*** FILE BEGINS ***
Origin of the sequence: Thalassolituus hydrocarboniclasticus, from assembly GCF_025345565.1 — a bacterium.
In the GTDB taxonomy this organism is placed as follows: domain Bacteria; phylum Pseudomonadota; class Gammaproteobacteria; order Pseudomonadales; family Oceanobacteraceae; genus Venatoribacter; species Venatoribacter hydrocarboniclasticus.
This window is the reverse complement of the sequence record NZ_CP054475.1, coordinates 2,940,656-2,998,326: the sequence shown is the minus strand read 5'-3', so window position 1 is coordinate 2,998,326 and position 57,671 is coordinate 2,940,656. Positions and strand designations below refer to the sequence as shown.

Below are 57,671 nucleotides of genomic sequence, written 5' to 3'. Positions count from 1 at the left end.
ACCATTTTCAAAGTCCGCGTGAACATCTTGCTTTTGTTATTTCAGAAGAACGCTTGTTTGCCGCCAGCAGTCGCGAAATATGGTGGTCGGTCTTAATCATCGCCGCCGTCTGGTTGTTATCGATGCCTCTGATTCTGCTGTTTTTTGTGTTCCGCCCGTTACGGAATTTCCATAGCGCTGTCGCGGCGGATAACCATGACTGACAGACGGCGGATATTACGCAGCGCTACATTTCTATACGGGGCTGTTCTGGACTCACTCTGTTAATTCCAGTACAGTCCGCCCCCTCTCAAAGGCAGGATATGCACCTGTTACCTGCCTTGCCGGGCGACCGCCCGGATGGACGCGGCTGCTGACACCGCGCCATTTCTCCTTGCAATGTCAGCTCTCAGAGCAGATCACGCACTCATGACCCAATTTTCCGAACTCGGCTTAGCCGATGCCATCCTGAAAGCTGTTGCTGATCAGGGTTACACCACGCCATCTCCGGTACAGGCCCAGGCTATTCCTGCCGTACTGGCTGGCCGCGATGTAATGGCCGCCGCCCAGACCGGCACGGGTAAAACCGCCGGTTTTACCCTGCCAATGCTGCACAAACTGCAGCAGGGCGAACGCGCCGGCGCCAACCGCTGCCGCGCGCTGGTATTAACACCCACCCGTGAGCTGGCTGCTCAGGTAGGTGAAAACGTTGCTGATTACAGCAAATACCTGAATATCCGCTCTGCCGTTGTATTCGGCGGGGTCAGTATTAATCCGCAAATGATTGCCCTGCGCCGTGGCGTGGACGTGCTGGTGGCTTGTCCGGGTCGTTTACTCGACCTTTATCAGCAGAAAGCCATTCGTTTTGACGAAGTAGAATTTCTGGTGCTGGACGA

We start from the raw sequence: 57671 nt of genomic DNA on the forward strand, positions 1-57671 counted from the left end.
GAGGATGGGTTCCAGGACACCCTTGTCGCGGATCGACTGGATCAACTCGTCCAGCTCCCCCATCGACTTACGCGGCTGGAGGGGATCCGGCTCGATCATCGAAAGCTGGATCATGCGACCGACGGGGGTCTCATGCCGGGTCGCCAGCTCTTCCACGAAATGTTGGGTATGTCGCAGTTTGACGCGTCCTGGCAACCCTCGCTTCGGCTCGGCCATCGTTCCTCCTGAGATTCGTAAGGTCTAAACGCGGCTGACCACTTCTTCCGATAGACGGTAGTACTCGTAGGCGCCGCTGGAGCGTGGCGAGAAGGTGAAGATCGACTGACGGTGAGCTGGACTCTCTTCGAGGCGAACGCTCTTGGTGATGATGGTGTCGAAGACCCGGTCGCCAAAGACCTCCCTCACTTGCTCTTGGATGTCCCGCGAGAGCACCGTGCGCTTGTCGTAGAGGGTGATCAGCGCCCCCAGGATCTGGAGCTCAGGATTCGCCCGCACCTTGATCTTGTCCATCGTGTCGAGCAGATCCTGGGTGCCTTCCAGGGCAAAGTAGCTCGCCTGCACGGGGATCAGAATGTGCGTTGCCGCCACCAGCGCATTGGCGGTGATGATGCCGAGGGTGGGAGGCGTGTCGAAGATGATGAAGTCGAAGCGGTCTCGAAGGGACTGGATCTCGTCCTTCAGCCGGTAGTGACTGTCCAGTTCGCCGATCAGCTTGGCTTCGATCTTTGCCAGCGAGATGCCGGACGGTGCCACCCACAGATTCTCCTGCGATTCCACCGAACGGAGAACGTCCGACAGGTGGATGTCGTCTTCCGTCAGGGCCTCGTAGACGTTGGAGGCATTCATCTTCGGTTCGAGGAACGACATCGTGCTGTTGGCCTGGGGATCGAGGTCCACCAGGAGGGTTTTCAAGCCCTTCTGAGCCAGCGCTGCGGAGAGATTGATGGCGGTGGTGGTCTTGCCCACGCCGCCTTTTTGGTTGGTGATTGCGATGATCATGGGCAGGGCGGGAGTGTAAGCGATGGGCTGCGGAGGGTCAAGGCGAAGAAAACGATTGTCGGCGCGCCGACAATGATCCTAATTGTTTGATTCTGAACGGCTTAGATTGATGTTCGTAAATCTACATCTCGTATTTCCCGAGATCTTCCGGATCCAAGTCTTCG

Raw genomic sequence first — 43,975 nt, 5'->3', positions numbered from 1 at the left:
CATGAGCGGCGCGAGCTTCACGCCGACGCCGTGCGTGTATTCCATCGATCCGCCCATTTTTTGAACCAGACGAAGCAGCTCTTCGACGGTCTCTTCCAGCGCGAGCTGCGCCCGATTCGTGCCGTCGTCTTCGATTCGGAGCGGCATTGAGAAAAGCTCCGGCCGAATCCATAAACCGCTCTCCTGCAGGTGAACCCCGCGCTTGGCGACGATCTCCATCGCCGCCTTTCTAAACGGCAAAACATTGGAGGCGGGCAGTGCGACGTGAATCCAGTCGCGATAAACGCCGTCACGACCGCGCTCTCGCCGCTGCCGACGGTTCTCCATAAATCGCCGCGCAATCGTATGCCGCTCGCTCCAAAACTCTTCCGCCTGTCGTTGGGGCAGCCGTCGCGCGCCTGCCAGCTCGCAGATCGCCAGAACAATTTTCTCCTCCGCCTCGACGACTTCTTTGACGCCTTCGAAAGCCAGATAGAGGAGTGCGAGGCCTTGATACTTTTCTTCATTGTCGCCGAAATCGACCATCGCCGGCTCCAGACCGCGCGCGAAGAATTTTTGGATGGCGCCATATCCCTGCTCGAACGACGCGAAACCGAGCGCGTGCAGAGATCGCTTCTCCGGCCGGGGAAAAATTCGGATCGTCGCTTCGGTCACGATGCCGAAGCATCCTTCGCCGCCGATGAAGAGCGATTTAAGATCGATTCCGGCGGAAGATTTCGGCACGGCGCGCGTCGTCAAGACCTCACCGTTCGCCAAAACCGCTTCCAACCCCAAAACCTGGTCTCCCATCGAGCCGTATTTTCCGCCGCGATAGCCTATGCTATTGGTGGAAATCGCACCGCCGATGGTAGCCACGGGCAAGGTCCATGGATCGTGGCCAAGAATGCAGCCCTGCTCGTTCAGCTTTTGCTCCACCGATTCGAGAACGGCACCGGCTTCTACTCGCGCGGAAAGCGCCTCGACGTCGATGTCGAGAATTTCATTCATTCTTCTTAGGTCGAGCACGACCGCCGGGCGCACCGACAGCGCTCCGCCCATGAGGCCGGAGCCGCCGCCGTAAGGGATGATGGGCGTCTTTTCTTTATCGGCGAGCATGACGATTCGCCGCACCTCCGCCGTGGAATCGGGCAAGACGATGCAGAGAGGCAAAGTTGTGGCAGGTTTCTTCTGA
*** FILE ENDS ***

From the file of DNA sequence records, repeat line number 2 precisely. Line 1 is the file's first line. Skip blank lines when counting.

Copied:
In the GTDB taxonomy this organism is placed as follows: domain Bacteria; phylum Pseudomonadota; class Gammaproteobacteria; order Pseudomonadales; family Oceanobacteraceae; genus Venatoribacter; species Venatoribacter hydrocarboniclasticus.